Tarot and Oracle Decks have exploded into the common experience since the 1990s. Today there are literally thousands of decks to choose from, including out-of-print decks and published ones. Reviewing a deck involves subjective judgment based on various critical criteria.
The critical review of a deck involves looking at the quality and size of the cards, visual accessibility of the art, quality of the companion text of the deck, and potential usefulness in professional practice. This month I have chosen to review The Patch Tarot by Jordan River.
The Patch Tarot Cards
The Patch Tarot deck was published in 2018 by Spirit Science Central. It comes with a booklet. There is also a The Book of Patch in print and digital formats
From the website:
With The Book of Patch, learn to see and know how the matrix works, and step outside of it to become the master of your reality. Allow yourself to embody complete mental clarity and alertness as you dive into the wisdom of the Tarot. Boost your vocabulary of Tarot and the mystic arts, while improving your ability to connect with the cards, and as a results, the people closest to you in your life.
Stimulate your mind with improved focus and concentration as you raise your own mental strength and analytical thinking skills. Develop your memory of all of the card information and increase your analytical thinking skills at the same time as you build a new neural network of ancient wisdom and spiritual truths.
The card stock for the publication of the deck very good and holds up well to repeated use over time. The cards are narrower than standard playing cards, but not much longer. They are not stiff and shuffle easily right out of the package. One drawback, the cards are “slick” so they slide apart easily and can fall out of your hands when you try to shuffle.
Visual Accessibility of the Deck
The visual accessibility of the deck is better than average, but not as good as the Osho Zen Tarot. For the most part, it modernizes the images of the Rider-Waite deck in a very fun and creative way. Positive and negative keywords appear in the top left (positive) and right (negative) of the cards. The words on the right side are upside down when the card is upright and “right side” up when the card is reversed.
Elemental symbols appear on the bottom left and right of the Court cards and a mix of astrology and Hebrew letters appear on the bottom of the Major and Minor Arcana. The number sequence for the Major Arcana is not consistent with traditional tarot and a few additional cards have been added: The Light, The Truth, The Way, and The All.
In the example of the Hierophant card, traditionally card number 5, it is card number 6, represented by the Star of David in the center top of the card. The upright meaning of the card is Spirituality and the reversed meaning is Intolerance. It has the Hebrew letter Vov and the astrological sign Taurus on the bottom left and right respectively.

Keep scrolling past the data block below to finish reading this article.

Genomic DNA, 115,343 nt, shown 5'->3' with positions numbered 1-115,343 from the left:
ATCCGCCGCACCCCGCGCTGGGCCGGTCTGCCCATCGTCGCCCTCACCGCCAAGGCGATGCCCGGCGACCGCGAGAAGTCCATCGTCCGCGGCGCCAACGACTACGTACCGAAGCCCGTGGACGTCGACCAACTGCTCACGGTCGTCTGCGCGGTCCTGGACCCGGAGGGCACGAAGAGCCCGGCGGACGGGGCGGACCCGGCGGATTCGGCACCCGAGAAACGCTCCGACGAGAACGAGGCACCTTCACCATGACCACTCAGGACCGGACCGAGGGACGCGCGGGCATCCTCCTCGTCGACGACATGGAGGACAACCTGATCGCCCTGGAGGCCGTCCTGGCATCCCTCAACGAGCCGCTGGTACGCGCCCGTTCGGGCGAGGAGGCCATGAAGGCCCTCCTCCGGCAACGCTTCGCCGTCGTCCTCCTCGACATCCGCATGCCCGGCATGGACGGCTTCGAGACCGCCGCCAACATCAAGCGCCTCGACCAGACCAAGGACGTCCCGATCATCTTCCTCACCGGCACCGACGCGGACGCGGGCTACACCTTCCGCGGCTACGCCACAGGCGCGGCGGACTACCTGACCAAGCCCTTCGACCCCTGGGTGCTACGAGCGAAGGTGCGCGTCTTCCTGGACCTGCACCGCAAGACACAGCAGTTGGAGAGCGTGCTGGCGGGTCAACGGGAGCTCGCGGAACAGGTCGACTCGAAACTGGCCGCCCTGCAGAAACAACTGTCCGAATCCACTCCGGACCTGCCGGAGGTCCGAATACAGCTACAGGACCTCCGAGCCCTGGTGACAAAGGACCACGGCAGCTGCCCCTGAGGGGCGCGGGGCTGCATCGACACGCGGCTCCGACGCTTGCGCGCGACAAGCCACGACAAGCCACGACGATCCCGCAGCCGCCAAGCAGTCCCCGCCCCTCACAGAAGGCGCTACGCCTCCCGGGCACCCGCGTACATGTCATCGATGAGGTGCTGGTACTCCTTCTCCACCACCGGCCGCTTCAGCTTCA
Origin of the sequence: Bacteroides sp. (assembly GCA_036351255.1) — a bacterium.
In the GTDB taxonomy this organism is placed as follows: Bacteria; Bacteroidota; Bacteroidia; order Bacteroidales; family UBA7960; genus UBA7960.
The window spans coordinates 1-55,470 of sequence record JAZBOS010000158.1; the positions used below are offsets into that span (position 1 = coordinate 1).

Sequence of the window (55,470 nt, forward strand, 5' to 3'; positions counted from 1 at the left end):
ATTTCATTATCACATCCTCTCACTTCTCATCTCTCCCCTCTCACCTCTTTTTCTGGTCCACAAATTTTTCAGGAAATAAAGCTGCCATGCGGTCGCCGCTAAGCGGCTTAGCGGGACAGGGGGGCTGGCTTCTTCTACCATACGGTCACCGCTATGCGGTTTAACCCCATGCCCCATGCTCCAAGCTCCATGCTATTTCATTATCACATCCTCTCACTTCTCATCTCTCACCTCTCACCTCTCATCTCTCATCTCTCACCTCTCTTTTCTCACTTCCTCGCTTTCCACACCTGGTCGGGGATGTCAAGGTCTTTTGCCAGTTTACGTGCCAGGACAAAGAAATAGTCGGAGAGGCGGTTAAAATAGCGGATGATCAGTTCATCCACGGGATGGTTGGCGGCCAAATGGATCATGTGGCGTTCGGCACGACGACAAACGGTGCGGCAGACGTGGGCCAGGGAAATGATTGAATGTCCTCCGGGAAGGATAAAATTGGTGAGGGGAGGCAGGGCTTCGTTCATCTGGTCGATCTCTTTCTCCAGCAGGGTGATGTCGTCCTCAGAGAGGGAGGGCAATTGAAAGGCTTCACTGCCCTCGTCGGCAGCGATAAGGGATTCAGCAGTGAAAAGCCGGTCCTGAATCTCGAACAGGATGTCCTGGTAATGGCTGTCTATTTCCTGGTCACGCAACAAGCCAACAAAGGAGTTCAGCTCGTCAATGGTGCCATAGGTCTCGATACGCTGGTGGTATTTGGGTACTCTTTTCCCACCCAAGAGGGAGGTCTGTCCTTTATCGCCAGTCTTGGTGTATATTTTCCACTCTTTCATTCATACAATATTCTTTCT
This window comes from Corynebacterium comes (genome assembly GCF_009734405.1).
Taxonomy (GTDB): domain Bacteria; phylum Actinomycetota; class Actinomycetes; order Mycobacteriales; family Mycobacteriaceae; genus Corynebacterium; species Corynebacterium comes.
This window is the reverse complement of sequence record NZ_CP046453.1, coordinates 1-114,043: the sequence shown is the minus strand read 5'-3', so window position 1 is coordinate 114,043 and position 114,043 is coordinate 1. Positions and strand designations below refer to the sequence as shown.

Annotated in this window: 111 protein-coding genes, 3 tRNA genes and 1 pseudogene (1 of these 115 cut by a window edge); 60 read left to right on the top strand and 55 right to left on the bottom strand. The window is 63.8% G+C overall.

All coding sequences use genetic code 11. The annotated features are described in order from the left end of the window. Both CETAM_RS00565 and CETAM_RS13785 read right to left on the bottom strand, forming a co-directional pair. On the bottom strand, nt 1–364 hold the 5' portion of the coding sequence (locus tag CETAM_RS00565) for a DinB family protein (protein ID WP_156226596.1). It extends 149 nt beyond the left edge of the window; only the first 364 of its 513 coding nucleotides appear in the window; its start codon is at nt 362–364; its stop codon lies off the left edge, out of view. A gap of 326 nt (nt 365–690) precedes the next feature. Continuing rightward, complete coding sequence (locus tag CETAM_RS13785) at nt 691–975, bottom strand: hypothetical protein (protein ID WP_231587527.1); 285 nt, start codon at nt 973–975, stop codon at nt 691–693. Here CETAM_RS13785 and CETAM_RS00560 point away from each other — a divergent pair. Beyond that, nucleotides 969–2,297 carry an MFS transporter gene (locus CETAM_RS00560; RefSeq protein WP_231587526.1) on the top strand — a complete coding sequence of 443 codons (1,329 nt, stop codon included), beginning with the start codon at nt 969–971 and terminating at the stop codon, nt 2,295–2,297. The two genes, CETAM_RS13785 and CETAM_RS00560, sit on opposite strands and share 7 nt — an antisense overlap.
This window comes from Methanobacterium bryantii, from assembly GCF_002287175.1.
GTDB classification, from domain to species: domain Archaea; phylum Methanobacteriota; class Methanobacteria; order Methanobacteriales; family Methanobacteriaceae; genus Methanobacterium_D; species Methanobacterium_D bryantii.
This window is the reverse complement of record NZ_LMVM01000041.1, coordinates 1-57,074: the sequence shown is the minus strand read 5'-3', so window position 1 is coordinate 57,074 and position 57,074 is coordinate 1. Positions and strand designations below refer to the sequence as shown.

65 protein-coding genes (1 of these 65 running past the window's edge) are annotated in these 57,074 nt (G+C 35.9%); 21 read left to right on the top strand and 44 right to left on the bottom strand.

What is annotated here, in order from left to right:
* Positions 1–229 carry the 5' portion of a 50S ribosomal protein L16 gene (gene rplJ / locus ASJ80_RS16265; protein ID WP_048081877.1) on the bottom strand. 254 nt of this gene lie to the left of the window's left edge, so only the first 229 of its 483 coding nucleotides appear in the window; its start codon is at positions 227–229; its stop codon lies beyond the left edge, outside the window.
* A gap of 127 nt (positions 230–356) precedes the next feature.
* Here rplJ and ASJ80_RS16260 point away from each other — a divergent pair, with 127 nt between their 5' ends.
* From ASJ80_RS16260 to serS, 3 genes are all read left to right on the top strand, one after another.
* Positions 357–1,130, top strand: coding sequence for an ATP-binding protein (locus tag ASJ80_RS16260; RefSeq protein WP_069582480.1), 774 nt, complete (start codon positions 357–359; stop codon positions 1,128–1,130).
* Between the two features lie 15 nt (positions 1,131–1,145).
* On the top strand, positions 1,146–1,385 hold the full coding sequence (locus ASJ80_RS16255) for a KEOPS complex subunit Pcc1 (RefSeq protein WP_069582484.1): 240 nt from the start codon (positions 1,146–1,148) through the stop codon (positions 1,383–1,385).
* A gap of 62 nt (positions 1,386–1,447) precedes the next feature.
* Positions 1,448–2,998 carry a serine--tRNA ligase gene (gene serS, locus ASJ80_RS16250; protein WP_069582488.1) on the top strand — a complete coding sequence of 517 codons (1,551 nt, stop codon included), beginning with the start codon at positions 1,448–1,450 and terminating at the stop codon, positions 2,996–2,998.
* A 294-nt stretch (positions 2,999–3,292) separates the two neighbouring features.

The visual art of the cards is simple, dynamic, and colorful, making it a good deck for all ages, but not a “serious” looking deck in line with decks like the Haindl Tarot or the Rider-Waite. Common archetypes are used creatively on each of the cards.
Explanation of the Cards
The booklet is rather comprehensive, for a booklet, which means the text is very, very small. All cards get two paragraphs of text. Here is the first paragraph for the Hierophant.
The Hierophant (numbered by the Holy Star) is revealed to be a great spiritual leader, one who embodies the essence of divine wisdom and knowledge, free from dogma. He is the basis of awareness of that which lies beyond physical senses. His wisdom flows through him from all sources, teachings of histories past, lessons learned from life experiences, and wisdom he received through his devotion to spiritual practices. He is the harmony of the four elements, embodying the fifth element perfectly. He is both the learning and the teaching of Cosmic Law, and thus pours a new level of consciousness into this world from his heart.
With so many additional symbols and threads packed into the entire deck, there is a lot to learn to use this deck to its optimal potential.
As a professional reader who started reading cards for pay in 1992, I can say that this deck does work well in public because the images are visually stunning, and the keywords convey ideas clearly. Still, it is not the deck for everyone, any more than the Happy Tarot, which is very similar artistically. People with knowledge of the tarot will be “thrown” by the “off” numbering of the Major cards.
It is one of my top 25 “go-to” decks for public readings where people may need an inviting, fun deck instead of something much more “serious”. Working with clients at a distance, I offer 3 decks at a time for clients to choose from for their reading. The deck is a good choice for first-time readings.
The deck is an “open-ready-go!” kind of deck thanks to the keywords and the fun and effective artwork.
I will give this deck a very high rating. I consider it one of my top 25 decks, but outside my top 10 for public readings. It is in my top 10 for first-time client use. I keep the cards in a beautiful hand-crafted leather-bound box.
As a professional, I do enjoy reading with the deck and can recommend it as an essential deck for someone with the reading experience, and for a novice. If you are a tarot and oracle card collector, then this is certainly a deck you need to have in your collection.
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